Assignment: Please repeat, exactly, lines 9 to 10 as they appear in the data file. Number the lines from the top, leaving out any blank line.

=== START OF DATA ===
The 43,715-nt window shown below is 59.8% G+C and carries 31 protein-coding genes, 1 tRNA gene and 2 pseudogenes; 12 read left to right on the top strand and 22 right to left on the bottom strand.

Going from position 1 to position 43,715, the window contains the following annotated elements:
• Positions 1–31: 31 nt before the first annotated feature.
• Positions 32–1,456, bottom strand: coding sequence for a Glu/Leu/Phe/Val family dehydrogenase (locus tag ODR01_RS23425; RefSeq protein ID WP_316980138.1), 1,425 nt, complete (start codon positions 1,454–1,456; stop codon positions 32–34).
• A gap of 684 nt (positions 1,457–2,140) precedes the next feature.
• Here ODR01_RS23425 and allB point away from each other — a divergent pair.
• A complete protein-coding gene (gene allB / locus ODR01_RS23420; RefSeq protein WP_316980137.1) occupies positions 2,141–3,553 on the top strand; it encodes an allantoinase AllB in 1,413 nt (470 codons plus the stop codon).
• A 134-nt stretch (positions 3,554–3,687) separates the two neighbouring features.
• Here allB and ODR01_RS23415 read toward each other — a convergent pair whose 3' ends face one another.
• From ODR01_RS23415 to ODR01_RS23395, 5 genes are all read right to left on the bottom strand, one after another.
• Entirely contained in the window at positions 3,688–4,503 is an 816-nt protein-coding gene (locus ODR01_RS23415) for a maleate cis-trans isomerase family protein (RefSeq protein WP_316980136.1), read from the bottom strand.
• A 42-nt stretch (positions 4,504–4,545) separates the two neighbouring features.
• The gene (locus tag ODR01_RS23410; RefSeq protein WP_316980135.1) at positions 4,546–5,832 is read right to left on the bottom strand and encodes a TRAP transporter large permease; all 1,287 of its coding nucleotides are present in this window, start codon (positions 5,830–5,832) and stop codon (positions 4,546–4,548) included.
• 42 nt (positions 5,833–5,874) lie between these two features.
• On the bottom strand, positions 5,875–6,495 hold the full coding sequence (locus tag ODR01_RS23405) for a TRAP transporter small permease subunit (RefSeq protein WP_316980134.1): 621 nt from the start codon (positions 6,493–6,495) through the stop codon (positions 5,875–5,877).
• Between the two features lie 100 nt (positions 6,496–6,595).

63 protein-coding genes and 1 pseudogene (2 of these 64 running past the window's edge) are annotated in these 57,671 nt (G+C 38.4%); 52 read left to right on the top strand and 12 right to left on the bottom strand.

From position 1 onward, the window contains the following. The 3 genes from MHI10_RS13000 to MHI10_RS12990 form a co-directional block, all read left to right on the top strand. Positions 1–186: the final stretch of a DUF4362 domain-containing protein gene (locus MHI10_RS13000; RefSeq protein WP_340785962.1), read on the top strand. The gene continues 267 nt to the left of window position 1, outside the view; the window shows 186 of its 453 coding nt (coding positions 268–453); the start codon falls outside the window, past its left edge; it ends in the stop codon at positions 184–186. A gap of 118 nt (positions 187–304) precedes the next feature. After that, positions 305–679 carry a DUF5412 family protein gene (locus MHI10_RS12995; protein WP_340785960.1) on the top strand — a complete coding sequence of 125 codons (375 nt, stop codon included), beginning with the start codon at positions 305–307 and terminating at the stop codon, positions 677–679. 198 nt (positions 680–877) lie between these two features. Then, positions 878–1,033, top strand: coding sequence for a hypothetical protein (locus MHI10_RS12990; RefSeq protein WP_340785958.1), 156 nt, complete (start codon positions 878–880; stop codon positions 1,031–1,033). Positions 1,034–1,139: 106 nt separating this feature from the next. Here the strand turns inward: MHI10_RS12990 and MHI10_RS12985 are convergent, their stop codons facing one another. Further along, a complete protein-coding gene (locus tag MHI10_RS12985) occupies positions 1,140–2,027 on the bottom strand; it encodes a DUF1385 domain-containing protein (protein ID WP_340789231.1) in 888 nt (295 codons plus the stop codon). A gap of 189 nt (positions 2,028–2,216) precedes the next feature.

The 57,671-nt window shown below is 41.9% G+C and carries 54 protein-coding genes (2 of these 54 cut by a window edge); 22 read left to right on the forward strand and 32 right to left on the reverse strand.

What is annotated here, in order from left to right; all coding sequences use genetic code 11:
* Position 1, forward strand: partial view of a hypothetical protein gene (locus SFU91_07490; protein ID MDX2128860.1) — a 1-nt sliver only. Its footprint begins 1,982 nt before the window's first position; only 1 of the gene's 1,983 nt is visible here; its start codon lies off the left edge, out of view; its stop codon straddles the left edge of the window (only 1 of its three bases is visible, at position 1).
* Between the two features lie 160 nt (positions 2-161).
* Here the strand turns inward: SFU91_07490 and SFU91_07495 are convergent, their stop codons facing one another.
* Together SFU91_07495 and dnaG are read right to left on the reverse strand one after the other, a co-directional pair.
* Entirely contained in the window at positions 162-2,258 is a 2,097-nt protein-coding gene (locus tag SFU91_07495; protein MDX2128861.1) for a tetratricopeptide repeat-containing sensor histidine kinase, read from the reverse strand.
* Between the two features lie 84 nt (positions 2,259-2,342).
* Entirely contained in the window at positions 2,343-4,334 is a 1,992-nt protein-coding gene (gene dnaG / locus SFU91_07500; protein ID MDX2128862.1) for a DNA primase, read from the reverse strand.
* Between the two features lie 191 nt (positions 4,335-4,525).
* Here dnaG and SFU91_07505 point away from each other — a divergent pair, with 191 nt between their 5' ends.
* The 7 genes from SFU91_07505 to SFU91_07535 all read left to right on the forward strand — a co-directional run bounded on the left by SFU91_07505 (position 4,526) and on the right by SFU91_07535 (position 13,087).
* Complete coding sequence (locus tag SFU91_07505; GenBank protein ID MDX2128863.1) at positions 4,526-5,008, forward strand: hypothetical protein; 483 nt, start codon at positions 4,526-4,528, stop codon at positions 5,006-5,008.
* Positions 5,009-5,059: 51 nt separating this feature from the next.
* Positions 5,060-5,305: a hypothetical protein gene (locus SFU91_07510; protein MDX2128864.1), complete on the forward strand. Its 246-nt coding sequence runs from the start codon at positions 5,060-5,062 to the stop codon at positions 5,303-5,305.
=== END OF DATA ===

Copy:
• Here allB and ODR01_RS23415 read toward each other — a convergent pair whose 3' ends face one another.
• From ODR01_RS23415 to ODR01_RS23395, 5 genes are all read right to left on the bottom strand, one after another.